7 Equipment Financing Mistakes to Avoid

By Keilyn Mancilla| Jan 14, 2015| 2212 Views
7 Equipment Financing Mistakes to Avoid

Deciding how to finance your equipment is a big decision for any size business. There can be a lot of nitty-gritty details when it comes to determining how to fund such a large investment. Usually business owners don’t have the luxury of time to determine the best equipment financing solution with thorough research. Because of this, mistakes can be made and legal headaches can follow. But if you keep the following blunders in mind, you can avoid the most common equipment financing mistakes and help your business thrive.

Mistake #1. Not seeking all your options

Many business owners make the mistake of thinking their personal bank is the only option for equipment financing. In reality, funding can come from several sources including banks, finance companies, credit unions, and captive financing (an equipment dealer or manufacturer). If your business is serious about acquiring new equipment, check out all of your options. By exploring the various financing opportunities available, your business can secure financing terms, conditions, and costs that better meet your needs.

Mistake #2. Not knowing your lender

Lender-who? Remember, you are entering into a long-term relationship when you finance equipment. This is a big investment, so finding someone who’s on your side is essential. If you’re not familiar with a potential lender, ask your current equipment vendor for insight. Here’s what to ask your potential lender to get the ball rolling:

  • Why should I finance with you?
  • Do you have any references?
  • What’s your Better Business Bureau rating?
  • Are you self-funded or a broker?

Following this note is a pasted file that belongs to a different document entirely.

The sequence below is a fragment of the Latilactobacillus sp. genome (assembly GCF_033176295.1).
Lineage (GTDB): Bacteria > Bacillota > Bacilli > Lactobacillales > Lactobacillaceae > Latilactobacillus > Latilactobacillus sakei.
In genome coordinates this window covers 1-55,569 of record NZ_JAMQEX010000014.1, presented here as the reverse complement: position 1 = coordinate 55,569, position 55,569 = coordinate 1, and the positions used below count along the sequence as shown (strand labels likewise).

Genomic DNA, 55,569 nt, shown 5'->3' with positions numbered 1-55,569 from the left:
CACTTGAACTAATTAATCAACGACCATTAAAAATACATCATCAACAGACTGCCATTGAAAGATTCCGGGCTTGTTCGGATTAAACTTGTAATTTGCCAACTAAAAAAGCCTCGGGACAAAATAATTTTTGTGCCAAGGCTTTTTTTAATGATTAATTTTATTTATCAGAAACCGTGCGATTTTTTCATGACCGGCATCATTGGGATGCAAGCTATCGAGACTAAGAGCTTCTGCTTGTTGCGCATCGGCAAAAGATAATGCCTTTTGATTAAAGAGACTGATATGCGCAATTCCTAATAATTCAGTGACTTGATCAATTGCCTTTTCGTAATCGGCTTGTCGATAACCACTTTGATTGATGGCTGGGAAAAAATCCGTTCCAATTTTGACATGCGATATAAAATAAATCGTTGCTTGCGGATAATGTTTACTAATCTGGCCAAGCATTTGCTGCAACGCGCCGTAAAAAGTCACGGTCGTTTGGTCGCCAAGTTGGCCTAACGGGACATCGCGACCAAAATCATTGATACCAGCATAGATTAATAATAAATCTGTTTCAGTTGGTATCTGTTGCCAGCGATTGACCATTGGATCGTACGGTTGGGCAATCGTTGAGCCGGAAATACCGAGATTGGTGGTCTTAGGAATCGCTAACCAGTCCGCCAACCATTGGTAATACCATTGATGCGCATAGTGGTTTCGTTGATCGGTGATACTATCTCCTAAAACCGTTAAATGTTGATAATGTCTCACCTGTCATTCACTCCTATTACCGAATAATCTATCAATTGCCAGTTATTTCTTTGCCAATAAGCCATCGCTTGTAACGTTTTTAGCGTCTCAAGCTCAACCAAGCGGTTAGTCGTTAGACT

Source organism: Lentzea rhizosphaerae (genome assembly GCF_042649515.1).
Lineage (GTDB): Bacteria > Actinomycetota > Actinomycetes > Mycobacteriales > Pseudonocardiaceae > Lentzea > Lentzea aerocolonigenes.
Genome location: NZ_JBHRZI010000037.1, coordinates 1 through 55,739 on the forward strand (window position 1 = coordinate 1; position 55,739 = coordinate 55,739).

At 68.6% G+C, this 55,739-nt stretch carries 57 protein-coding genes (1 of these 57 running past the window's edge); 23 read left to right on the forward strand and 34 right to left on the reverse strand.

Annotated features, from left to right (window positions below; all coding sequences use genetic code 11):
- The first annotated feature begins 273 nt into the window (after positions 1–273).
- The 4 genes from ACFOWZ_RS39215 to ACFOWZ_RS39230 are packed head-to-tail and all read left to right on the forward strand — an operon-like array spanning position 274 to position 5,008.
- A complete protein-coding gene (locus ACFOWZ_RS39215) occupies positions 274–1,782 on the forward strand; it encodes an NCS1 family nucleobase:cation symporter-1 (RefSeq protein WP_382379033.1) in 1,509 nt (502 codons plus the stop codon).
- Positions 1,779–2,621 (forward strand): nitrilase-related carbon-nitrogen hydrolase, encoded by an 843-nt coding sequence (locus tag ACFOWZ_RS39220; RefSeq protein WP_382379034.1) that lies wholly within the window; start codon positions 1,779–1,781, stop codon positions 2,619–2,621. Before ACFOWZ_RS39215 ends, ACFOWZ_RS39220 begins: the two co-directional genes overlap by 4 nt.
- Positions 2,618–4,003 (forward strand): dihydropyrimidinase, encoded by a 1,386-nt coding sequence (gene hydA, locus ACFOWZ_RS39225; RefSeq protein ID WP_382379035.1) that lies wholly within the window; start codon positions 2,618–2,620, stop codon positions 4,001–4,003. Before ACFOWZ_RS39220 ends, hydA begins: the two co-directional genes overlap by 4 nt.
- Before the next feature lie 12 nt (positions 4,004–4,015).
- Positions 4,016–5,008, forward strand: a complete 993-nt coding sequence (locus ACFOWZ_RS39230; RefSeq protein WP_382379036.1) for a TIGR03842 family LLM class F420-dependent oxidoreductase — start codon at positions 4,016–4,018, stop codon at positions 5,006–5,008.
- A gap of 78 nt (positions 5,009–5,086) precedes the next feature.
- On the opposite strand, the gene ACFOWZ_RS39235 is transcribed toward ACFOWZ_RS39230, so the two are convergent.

• Direct lenders retain servicing of a loan or lease while brokers act as a middle man with a larger lender.
  • Who can I talk with if I have more questions?

Mistake #3. Entering with unrealistic expectations

Not considering your credit when looking over financing solutions is one of the biggest mistakes you can make.  Credit and financing are directly related. Prior to applying for financing, you should access your credit report and familiarize yourself with your personal credit scores. The lower your credit risk, the lower your financing cost. Applicants with a poor quality credit history often don't qualify for the lowest cost financing. Having this knowledge beforehand can help the process run smoother for you and your potential lender.

It’d make sense to have an idea what your FICO credit score is as well. Sites like Credit Karma will give you your credit score without any unnecessary commitments. Understanding whether your credit is strong, mediocre, or weak will allow you to set reasonable expectations. If there are any errors in your credit report, you should try to correct them before seeking financing. Also, by knowing your credit score, you’ll know what the lender will be looking at, and can be certaim your lender isn't underestimating it.

Mistake #4. Using rate tunnel-vision